goalie Grant Fuhr, Edmonton has the most skilled players in the league. Said Calgary coach Bob Johnson: “They have the best team, let’s face it, because they have the best players.” Last season the Flames finished in second place in the Smythe Division, an impressive 30 points ahead of the third-place Winnipeg Jets. But they finished 30 points behind Edmonton. In the past three regular seasons, the Flames defeated the Oilers only twice and earned

three ties, while losing 19 times.

Yet Calgary dumped the Oilers in seven games in the playoffs. Said Oiler coach and general manager Glen Sather: “I had a horrible summer because of what happened against the Flames. It will bother me the rest of my life.” Added Coffey: “There wasn’t a day that I didn’t think about it. Every day I’d look at our roster and tell myself we had the best team.”

Although suffering no illusions that they are better than the Oilers, the Flames expect to meet Edmonton again next spring and hope for a repeat performance. Said coach Johnson: “We would like to be more competitive during the season so that when we play Edmonton in December and January, the games will really mean something. But the playoff series last spring was no fluke. We deserved to win.”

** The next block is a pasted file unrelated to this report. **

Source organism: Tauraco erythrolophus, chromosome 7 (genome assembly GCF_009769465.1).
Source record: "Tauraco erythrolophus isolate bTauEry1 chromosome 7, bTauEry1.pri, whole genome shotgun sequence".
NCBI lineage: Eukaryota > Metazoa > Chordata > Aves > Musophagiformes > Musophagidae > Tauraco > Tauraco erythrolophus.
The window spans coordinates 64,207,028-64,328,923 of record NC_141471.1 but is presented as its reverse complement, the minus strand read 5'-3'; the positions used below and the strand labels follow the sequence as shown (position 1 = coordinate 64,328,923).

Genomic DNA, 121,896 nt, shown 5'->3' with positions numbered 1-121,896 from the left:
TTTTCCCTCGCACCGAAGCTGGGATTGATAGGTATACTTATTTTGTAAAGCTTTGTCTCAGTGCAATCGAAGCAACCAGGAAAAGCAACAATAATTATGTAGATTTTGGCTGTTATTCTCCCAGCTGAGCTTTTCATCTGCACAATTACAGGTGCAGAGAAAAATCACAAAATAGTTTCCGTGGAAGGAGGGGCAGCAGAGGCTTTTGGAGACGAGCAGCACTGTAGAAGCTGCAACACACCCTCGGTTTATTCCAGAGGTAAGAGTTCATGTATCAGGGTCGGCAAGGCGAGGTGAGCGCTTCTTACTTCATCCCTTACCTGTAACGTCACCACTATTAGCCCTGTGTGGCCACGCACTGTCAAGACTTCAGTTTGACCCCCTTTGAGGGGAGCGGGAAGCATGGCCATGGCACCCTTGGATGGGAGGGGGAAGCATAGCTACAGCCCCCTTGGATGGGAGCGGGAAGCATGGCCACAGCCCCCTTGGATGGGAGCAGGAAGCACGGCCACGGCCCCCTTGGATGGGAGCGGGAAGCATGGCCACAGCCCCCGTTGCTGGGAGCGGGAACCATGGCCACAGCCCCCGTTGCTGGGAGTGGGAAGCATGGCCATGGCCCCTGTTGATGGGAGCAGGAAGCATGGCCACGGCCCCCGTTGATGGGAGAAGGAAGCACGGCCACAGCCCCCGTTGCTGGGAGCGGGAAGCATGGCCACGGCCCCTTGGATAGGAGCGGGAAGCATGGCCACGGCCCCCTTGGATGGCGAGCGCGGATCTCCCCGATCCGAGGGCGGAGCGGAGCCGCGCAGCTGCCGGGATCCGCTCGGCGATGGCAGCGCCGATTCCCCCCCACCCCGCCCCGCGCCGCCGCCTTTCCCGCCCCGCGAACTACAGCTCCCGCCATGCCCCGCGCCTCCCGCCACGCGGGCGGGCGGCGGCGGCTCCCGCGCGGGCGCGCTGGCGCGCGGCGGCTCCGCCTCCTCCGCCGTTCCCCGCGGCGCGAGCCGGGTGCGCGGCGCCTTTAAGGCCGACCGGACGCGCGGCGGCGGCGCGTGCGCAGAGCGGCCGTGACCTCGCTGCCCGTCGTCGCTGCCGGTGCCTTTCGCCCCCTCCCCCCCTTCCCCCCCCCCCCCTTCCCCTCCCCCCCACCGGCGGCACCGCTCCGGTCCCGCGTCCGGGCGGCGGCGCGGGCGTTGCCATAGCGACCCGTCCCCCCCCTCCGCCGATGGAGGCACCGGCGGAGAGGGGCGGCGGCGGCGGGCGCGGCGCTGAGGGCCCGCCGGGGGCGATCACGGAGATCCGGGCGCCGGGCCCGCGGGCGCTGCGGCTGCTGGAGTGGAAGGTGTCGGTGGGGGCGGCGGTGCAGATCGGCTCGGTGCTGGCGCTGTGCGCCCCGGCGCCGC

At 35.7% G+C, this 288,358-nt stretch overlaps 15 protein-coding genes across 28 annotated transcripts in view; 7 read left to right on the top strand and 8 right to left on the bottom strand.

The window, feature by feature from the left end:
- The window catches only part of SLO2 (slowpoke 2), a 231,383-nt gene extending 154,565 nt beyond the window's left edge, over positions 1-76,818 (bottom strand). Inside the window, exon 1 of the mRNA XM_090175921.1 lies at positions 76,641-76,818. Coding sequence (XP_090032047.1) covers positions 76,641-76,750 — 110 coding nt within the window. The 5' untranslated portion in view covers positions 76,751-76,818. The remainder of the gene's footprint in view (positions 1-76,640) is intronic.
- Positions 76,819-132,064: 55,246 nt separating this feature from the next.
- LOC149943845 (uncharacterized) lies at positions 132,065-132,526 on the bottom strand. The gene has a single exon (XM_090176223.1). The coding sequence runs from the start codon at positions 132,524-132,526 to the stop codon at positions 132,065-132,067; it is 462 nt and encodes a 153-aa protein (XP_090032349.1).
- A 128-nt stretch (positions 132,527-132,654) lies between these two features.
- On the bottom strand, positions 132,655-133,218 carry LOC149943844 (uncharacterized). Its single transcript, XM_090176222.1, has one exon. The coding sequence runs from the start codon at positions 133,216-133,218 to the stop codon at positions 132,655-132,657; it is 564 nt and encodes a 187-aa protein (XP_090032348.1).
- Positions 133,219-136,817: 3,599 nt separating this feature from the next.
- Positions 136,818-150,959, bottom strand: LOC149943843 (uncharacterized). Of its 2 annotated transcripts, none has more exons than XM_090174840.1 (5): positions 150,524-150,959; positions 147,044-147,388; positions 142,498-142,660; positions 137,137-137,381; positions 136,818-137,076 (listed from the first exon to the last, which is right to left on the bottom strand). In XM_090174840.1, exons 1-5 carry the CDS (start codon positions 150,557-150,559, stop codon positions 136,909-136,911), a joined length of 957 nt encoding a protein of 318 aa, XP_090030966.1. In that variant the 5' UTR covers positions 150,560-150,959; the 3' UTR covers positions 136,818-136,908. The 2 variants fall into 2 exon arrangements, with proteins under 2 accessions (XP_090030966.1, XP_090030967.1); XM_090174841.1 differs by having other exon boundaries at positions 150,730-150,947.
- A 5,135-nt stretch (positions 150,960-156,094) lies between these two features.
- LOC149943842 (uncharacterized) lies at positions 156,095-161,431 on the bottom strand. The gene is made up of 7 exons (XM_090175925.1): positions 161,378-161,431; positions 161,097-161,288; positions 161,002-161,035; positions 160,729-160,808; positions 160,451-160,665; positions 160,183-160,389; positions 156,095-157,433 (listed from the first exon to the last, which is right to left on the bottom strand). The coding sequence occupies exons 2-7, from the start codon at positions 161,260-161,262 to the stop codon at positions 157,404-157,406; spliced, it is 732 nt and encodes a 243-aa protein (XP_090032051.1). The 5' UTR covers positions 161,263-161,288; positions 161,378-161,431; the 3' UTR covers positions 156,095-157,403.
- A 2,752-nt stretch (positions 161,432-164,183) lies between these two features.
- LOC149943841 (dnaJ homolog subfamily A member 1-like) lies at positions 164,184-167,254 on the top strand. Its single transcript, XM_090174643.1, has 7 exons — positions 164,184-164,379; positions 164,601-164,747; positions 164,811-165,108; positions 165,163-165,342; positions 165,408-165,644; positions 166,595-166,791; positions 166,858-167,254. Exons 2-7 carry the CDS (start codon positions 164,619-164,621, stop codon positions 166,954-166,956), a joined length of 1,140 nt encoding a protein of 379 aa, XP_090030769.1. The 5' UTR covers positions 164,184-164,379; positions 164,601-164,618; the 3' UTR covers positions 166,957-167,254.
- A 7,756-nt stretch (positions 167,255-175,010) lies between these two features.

The Calgary victory forced the Oilers to rethink their freewheeling offensive style. John Muckier, who shares coaching duties with Sather, says that he thinks that the team became too predictable last season. Said Muckier: “When you are successful, it’s hard to tell a player to change. When you’re not, it’s easier to get their attention.” Indeed, Sather said that trying to tell team members to change their style of play last season was like “wrestling with 21 grizzly bears. They didn’t want to hear it.”

This season the Oilers have listened—and accepted—several changes. Principal among them is the separation of Gretzky and Kurri. Said Muckier: “We want to have a team where people become familiar playing with different people. Montreal is highly successful with it. Putting Gretzky and Kurri on different lines will make them think more.” And the Great One, who owns or shares 37 NHL scoring records, and Coffey, who scored a record 48 defenceman goals, have been told to pay less attention to the record books. Said Coffey: “If Glen [Sather] wants me to play differently, I will. When you lose in the playoffs, everything else goes for nothing.”

But before another banner is hung in Montreal or a third flies in Edmonton, the defending and former champions will receive strong challenges from Calgary, Quebec, Hartford, Philadelphia’s Flyers and Washington’s Capitals. “They will all be gunning for us,” said Corey. “And we have to live with the pressure. But it is the kind of pressure the others wish they had.”

HAL QUINN

BRUCE WALLACE

TERRY JONES